Background: The metabolic syndrome is a growing global public health problem which is frequently associated with psychiatric illness. Objectives: To evaluate the prevalence of metabolic syndrome and to study its profile in Tunisian bipolar I patients. Methods: Our study included 130 patients with bipolar I disorder diagnosed according to the DSM-IV and assessed for metabolic syndrome according to the National Cholesterol Education Program (NCEP) Adult Treatment Panel (ATP) III modified criteria. The mean age was 37.9 ±12.1 years, 45 were women (mean age 37.5±13.4 years) and 85 were men (mean age 38.1 ± 11.4 years). Results: The prevalence of metabolic syndrome was 26.1%.The highest prevalence of this syndrome was obtained by association between obesity, low c-HDL and hypertriglyceridemia (44.1%). In the total sample, 59.2% met the criteria for low c-HDL, 53.1% for hypertriglyceridemia, 33.8% for obesity, 16.1% for high fasting glucose and 5.4% for hypertension. Gender, age, illness episode and treatment were not significantly associated with metabolic syndrome, while patients under lithium had higher prevalence of metabolic syndrome than those under valproic acid, carbamazepine or antipsychotics. Patients with metabolic syndrome had significant higher levels of HOMA-IR and uric acid than metabolic syndrome free patients (p< 0.001). Conclusions: Bipolar patients have high prevalence of metabolic syndrome which is associated with insulin resistance and an increase of uric acid values that raise the risk of cardiovascular disease. Source

Raffa M.,University of Monastir | Atig F.,University of Monastir | Mhalla A.,Vulnerability Lab | Mhalla A.,University of Monastir | And 3 more authors.
BMC Psychiatry | Year: 2011

Background: The aim of this study was to determine glutathione levels and antioxidant enzyme activities in the drug-naive first-episode patients with schizophrenia in comparison with healthy control subjects.Methods: It was a case-controlled study carried on twenty-three patients (20 men and 3 women, mean age = 29.3 ± 7.5 years) recruited in their first-episode of schizophrenia and 40 healthy control subjects (36 men and 9 women, mean age = 29.6 ± 6.2 years). In patients, the blood samples were obtained prior to the initiation of neuroleptic treatments. Glutathione levels: total glutathione (GSHt), reduced glutathione (GSHr) and oxidized glutathione (GSSG) and antioxidant enzyme activities: superoxide dismutase (SOD), glutathione peroxidase (GPx), catalase (CAT) were determined by spectrophotometry.Results: GSHt and reduced GSHr were significantly lower in patients than in controls, whereas GSSG was significantly higher in patients. GPx activity was significantly higher in patients compared to control subjects. CAT activity was significantly lower in patients, whereas the SOD activity was comparable to that of controls.Conclusion: This is a report of decreased plasma levels of GSHt and GSHr, and impaired antioxidant enzyme activities in drug-naive first-episode patients with schizophrenia. The GSH deficit seems to be implicated in psychosis, and may be an important indirect biomarker of oxidative stress in schizophrenia early in the course of illness. Finally, our results provide support for further studies of the possible role of antioxidants as neuroprotective therapeutic strategies for schizophrenia from early stages. © 2011 Raffa et al; licensee BioMed Central Ltd. Source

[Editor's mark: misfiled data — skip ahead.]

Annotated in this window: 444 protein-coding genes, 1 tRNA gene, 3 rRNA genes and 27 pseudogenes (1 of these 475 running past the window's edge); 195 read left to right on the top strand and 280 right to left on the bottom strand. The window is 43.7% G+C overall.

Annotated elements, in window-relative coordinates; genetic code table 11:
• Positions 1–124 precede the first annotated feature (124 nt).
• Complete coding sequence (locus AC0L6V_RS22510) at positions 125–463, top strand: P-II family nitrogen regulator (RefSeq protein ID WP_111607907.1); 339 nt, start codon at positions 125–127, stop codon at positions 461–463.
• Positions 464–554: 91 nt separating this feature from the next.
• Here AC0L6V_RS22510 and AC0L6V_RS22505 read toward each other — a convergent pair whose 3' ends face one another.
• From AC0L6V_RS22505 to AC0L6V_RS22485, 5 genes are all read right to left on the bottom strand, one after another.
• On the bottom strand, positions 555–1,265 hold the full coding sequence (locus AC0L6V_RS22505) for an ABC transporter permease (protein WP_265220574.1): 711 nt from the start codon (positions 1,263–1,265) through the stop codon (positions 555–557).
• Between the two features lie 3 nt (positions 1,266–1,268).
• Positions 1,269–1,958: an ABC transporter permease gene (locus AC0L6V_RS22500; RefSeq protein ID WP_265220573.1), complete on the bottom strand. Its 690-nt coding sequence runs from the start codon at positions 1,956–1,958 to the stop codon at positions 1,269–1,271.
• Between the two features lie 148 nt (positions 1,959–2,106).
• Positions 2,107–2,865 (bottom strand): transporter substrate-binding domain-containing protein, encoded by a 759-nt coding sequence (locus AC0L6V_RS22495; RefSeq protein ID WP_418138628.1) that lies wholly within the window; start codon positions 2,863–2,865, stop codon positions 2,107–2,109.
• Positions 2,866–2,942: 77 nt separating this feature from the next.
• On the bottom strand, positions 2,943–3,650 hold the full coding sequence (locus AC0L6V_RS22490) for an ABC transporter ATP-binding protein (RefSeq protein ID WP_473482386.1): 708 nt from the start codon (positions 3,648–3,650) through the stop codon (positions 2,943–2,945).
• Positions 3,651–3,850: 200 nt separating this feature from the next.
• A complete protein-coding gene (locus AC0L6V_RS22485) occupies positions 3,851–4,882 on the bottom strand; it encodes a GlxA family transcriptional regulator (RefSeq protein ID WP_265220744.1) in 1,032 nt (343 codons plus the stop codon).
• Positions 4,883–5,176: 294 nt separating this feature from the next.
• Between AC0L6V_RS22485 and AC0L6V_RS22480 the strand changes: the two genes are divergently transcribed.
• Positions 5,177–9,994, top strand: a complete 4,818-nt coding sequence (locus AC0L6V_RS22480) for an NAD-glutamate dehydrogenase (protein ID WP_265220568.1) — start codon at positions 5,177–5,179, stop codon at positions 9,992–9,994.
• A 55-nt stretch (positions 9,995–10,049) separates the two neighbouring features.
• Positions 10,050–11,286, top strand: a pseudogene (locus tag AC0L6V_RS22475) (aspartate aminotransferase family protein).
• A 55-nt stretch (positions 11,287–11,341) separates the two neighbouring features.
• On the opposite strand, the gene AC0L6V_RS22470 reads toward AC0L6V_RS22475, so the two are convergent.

Ezzaher A.,University of Monastir | Haj Mouhamed D.,University of Monastir | Mechri A.,Vulnerability Lab | Neffati F.,University of Monastir | And 3 more authors.
Asian Journal of Psychiatry | Year: 2011

Objective: This study aims to evaluate the prevalence of thyroid dysfunctions and to explore their association with perturbations in lipid profile in bipolar I patients. Patients and methods: Our study included 130 bipolar I patients diagnosed according to the DSM IV, and 124 control subjects aged respectively 37.9 ± 12.1 and 37.6 ± 13.2 years. TSH and FT4 were determined using electrochemiluminescence. Total cholesterol, triglycerides, c-LDL and c-HDL were determined by enzymatic colorimetric methods and ApoA1, ApoB and Lp(a) by immunoturbidimetric techniques on Konélab 30™. Results: Patients had significantly higher TSH values than controls and had perturbations in lipid profile. 0.7% and 28.5% of patients had respectively hyperthyroidism and hypothyroidism. Hypothyroidism was associated with obesity and perturbations in lipid profile particularly increase in total cholesterol, c-LDL, ApoB, ApoB/ApoA1 and Lp(a) and decrease in ApoA1 and c-HDL. Moreover, it was associated with lithium and valproic acid treatment. Conclusions: Hypothyroidism was frequent in bipolar patients. It was significantly associated with obesity and perturbations in lipid profile. Therefore, bipolar patients require specific care, particularly for thyroid, lipid profile and weight; the effectiveness of this care will be evaluated during follow-up period. © 2011 Elsevier B.V. Source